If we want to achieve a sustainable future, we cannot rely on only building sustainable buildings going forward. We need to have a visionary method of transforming and adapting existing buildings to meet our changing needs. Ørsted Gardens is an example of a project that brings a generic renovation to a new level, improving the visual and social environment for residents and visitors alike.
Ørsted Gardens transformed a dilapidated building that was often referred to as among the ugliest in its neighborhood. The original building (and many similar to it) was erected in the 60’s at the height of a fascination with rationality, industrial processes and efficiency in the Danish building industry. The building was sleek and unwelcoming and didn’t age with a modicum of grace.
The radical transformation grew out of an ordinary façade renovation, aimed to prevent water from damaging the concrete balconies, into a drastic alteration of the building’s semi-private spaces and a radical reinvention of the façade facing the heavily trafficked street. Instead of just patching up the open balconies with similarly sleek glass panes, Ørsted Gardens aim to create a new social space to bolster the social coherence in the building. To create that social space, a series of triangular glass bays were added to the architecture, creating semi-private decks for the individual residents.
The private balconies are placed on the outside of the access way, which creates a space that is at the same time private and shared, encouraging random meetings between residents. The extension adds a second and more exposed outdoor alternative to the balcony on the opposite façade and operable glass panes can either shield the space or leave it completely open. This extends the usage of the balconies from just the summer months to also include spring and fall.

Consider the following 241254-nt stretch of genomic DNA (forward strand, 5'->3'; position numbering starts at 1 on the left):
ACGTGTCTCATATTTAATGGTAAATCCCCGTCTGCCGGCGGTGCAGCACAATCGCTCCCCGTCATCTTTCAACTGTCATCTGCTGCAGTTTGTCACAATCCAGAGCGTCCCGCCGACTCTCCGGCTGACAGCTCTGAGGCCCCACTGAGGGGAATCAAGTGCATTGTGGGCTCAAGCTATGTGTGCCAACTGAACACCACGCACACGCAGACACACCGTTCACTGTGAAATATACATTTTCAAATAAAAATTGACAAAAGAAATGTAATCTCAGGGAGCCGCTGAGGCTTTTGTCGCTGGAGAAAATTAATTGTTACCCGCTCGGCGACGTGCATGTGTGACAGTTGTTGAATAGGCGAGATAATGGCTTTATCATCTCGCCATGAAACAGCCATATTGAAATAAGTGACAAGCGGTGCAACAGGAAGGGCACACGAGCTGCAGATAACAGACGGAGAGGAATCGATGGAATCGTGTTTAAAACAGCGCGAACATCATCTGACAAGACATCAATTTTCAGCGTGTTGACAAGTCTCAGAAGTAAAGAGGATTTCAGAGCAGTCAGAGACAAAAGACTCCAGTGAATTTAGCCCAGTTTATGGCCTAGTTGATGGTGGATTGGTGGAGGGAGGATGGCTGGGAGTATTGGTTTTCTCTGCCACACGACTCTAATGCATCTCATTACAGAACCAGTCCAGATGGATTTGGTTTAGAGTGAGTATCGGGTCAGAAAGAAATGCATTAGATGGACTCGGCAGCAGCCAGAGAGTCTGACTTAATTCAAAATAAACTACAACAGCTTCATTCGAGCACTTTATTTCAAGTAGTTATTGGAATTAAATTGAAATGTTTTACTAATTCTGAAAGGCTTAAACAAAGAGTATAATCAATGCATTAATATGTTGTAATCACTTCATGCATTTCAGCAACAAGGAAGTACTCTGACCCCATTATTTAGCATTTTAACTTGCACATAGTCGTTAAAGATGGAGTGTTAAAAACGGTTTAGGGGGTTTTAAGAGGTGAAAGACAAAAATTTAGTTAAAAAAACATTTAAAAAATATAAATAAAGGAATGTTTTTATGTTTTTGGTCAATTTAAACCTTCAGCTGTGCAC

The new façade shelters the apartments from the heavy traffic noise, and it has transformed the way residents live in the building. Front doors are now open and kids roam the new space, visiting neighbors creating a lively urban space on the side of the building rather than the bleak access way that was there before.
A central aspect of the renovation is the notion that the building should contribute positively to the experience of the street. The monotonous façade of the past is broken up into smaller geometric entities creating a sense of rhythm as you pass the building signaling a residential building, comprised of many families and individuals. The balconies shift story by story further enhancing the sense of rhythm towards the street and effectively creating 50 small gardens. The gardens span from inside to outside blending the interior with the exterior and offering each resident their own small patch of green to grow plants, vegetables or whatever they feel like. This encourages ownership of the space and combined with the residents’ private furniture it underscores the individuality of the balconies.